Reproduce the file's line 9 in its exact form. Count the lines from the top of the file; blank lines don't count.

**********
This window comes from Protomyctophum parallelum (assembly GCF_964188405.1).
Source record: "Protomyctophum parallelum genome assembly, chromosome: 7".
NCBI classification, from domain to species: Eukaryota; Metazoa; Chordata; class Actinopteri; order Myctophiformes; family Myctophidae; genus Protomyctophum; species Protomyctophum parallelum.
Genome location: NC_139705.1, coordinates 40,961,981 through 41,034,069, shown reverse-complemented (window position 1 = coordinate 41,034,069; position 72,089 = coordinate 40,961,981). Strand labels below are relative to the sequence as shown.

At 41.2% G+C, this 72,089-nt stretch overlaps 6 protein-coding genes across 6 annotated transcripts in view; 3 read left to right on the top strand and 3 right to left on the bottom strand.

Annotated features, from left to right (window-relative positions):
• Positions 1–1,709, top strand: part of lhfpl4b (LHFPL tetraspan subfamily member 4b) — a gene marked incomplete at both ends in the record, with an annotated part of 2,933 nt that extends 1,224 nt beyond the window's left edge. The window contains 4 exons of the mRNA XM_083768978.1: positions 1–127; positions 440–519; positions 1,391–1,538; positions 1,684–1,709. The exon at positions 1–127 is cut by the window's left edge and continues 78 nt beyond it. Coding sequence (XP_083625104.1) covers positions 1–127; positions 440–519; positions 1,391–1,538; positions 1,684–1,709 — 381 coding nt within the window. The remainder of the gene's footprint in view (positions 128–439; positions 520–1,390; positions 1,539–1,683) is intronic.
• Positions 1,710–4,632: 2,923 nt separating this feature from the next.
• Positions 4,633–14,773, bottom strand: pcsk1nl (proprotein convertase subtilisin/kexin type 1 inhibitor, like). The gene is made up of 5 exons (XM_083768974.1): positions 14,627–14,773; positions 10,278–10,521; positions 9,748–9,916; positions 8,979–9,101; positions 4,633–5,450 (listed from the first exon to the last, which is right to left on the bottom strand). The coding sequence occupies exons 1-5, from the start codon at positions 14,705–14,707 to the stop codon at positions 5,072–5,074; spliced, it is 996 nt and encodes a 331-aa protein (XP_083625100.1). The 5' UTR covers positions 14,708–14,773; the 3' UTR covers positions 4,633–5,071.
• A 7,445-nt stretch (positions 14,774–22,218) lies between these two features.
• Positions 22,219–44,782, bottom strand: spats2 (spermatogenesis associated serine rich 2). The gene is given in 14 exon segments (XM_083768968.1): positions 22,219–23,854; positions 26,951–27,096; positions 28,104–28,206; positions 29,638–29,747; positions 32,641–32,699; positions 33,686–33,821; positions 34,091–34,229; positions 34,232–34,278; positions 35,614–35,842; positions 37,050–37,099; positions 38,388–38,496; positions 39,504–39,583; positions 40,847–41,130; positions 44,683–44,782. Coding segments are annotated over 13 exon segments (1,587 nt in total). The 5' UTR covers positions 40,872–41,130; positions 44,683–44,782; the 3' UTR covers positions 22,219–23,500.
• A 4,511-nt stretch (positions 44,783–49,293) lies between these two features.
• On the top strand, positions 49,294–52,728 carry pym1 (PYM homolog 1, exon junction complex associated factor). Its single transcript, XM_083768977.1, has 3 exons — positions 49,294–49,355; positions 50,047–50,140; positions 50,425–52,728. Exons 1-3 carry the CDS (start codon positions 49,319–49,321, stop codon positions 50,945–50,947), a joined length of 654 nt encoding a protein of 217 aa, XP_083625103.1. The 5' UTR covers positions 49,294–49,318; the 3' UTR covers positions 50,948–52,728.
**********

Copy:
• Positions 4,633–14,773, bottom strand: pcsk1nl (proprotein convertase subtilisin/kexin type 1 inhibitor, like). The gene is made up of 5 exons (XM_083768974.1): positions 14,627–14,773; positions 10,278–10,521; positions 9,748–9,916; positions 8,979–9,101; positions 4,633–5,450 (listed from the first exon to the last, which is right to left on the bottom strand). The coding sequence occupies exons 1-5, from the start codon at positions 14,705–14,707 to the stop codon at positions 5,072–5,074; spliced, it is 996 nt and encodes a 331-aa protein (XP_083625100.1). The 5' UTR covers positions 14,708–14,773; the 3' UTR covers positions 4,633–5,071.